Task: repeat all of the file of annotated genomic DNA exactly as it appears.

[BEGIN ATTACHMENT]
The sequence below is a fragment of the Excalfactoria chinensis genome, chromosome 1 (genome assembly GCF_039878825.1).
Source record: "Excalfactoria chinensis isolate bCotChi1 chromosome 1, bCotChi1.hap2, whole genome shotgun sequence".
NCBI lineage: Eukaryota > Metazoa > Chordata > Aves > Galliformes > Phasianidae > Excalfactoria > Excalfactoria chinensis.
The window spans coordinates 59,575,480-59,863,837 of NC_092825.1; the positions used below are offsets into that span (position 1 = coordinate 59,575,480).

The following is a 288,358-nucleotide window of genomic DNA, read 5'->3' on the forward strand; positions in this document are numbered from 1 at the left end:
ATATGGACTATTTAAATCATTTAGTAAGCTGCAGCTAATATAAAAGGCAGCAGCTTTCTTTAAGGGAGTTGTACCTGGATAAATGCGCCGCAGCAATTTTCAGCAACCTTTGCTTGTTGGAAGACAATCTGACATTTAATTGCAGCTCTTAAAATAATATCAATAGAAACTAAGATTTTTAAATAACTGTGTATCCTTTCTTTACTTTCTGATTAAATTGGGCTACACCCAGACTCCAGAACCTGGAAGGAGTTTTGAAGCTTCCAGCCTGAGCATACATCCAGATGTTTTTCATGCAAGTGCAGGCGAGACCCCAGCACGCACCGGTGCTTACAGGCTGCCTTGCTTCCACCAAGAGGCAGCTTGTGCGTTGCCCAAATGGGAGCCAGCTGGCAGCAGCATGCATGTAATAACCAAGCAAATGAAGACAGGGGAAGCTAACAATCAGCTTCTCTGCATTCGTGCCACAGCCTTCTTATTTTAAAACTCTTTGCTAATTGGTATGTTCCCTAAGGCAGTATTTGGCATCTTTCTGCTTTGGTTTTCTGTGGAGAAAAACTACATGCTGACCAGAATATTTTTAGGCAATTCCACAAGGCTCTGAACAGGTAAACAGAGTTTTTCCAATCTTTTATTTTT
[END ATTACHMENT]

The sequence below is a fragment of the Excalfactoria chinensis genome, chromosome 1 (genome assembly GCF_039878825.1).
Source record: "Excalfactoria chinensis isolate bCotChi1 chromosome 1, bCotChi1.hap2, whole genome shotgun sequence".
NCBI lineage: Eukaryota > Metazoa > Chordata > Aves > Galliformes > Phasianidae > Excalfactoria > Excalfactoria chinensis.
The window spans coordinates 59,575,480-59,863,837 of NC_092825.1; the positions used below are offsets into that span (position 1 = coordinate 59,575,480).

The following is a 288,358-nucleotide window of genomic DNA, read 5'->3' on the forward strand; positions in this document are numbered from 1 at the left end:
ATATGGACTATTTAAATCATTTAGTAAGCTGCAGCTAATATAAAAGGCAGCAGCTTTCTTTAAGGGAGTTGTACCTGGATAAATGCGCCGCAGCAATTTTCAGCAACCTTTGCTTGTTGGAAGACAATCTGACATTTAATTGCAGCTCTTAAAATAATATCAATAGAAACTAAGATTTTTAAATAACTGTGTATCCTTTCTTTACTTTCTGATTAAATTGGGCTACACCCAGACTCCAGAACCTGGAAGGAGTTTTGAAGCTTCCAGCCTGAGCATACATCCAGATGTTTTTCATGCAAGTGCAGGCGAGACCCCAGCACGCACCGGTGCTTACAGGCTGCCTTGCTTCCACCAAGAGGCAGCTTGTGCGTTGCCCAAATGGGAGCCAGCTGGCAGCAGCATGCATGTAATAACCAAGCAAATGAAGACAGGGGAAGCTAACAATCAGCTTCTCTGCATTCGTGCCACAGCCTTCTTATTTTAAAACTCTTTGCTAATTGGTATGTTCCCTAAGGCAGTATTTGGCATCTTTCTGCTTTGGTTTTCTGTGGAGAAAAACTACATGCTGACCAGAATATTTTTAGGCAATTCCACAAGGCTCTGAACAGGTAAACAGAGTTTTTCCAATCTTTTATTTTT